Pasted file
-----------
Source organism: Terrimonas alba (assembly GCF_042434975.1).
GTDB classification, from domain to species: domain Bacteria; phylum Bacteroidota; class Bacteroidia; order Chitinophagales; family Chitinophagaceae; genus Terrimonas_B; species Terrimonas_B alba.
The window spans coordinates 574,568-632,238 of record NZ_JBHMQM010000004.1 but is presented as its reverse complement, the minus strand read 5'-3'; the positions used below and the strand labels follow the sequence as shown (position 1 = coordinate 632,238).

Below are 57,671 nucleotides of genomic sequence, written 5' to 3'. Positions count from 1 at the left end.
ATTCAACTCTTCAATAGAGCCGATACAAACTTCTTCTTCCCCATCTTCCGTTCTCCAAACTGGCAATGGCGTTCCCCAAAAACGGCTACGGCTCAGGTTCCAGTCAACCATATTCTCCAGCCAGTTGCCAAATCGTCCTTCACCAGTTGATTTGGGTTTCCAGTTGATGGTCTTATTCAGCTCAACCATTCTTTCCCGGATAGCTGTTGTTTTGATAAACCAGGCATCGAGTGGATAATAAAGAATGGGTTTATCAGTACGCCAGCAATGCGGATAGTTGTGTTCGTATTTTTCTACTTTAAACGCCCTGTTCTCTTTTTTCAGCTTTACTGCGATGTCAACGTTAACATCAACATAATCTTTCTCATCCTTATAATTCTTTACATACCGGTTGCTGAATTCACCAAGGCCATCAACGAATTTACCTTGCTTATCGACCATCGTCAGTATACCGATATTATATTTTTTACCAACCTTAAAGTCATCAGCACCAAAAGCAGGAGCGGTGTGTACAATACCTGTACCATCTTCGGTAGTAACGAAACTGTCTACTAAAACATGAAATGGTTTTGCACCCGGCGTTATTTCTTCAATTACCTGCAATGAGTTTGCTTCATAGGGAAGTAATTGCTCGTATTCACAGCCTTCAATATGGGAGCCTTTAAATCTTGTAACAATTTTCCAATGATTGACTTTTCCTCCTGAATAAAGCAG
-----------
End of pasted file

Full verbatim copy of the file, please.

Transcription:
Source organism: Terrimonas alba (assembly GCF_042434975.1).
GTDB classification, from domain to species: domain Bacteria; phylum Bacteroidota; class Bacteroidia; order Chitinophagales; family Chitinophagaceae; genus Terrimonas_B; species Terrimonas_B alba.
The window spans coordinates 574,568-632,238 of record NZ_JBHMQM010000004.1 but is presented as its reverse complement, the minus strand read 5'-3'; the positions used below and the strand labels follow the sequence as shown (position 1 = coordinate 632,238).

Below are 57,671 nucleotides of genomic sequence, written 5' to 3'. Positions count from 1 at the left end.
ATTCAACTCTTCAATAGAGCCGATACAAACTTCTTCTTCCCCATCTTCCGTTCTCCAAACTGGCAATGGCGTTCCCCAAAAACGGCTACGGCTCAGGTTCCAGTCAACCATATTCTCCAGCCAGTTGCCAAATCGTCCTTCACCAGTTGATTTGGGTTTCCAGTTGATGGTCTTATTCAGCTCAACCATTCTTTCCCGGATAGCTGTTGTTTTGATAAACCAGGCATCGAGTGGATAATAAAGAATGGGTTTATCAGTACGCCAGCAATGCGGATAGTTGTGTTCGTATTTTTCTACTTTAAACGCCCTGTTCTCTTTTTTCAGCTTTACTGCGATGTCAACGTTAACATCAACATAATCTTTCTCATCCTTATAATTCTTTACATACCGGTTGCTGAATTCACCAAGGCCATCAACGAATTTACCTTGCTTATCGACCATCGTCAGTATACCGATATTATATTTTTTACCAACCTTAAAGTCATCAGCACCAAAAGCAGGAGCGGTGTGTACAATACCTGTACCATCTTCGGTAGTAACGAAACTGTCTACTAAAACATGAAATGGTTTTGCACCCGGCGTTATTTCTTCAATTACCTGCAATGAGTTTGCTTCATAGGGAAGTAATTGCTCGTATTCACAGCCTTCAATATGGGAGCCTTTAAATCTTGTAACAATTTTCCAATGATTGACTTTTCCTCCTGAATAAAGCAG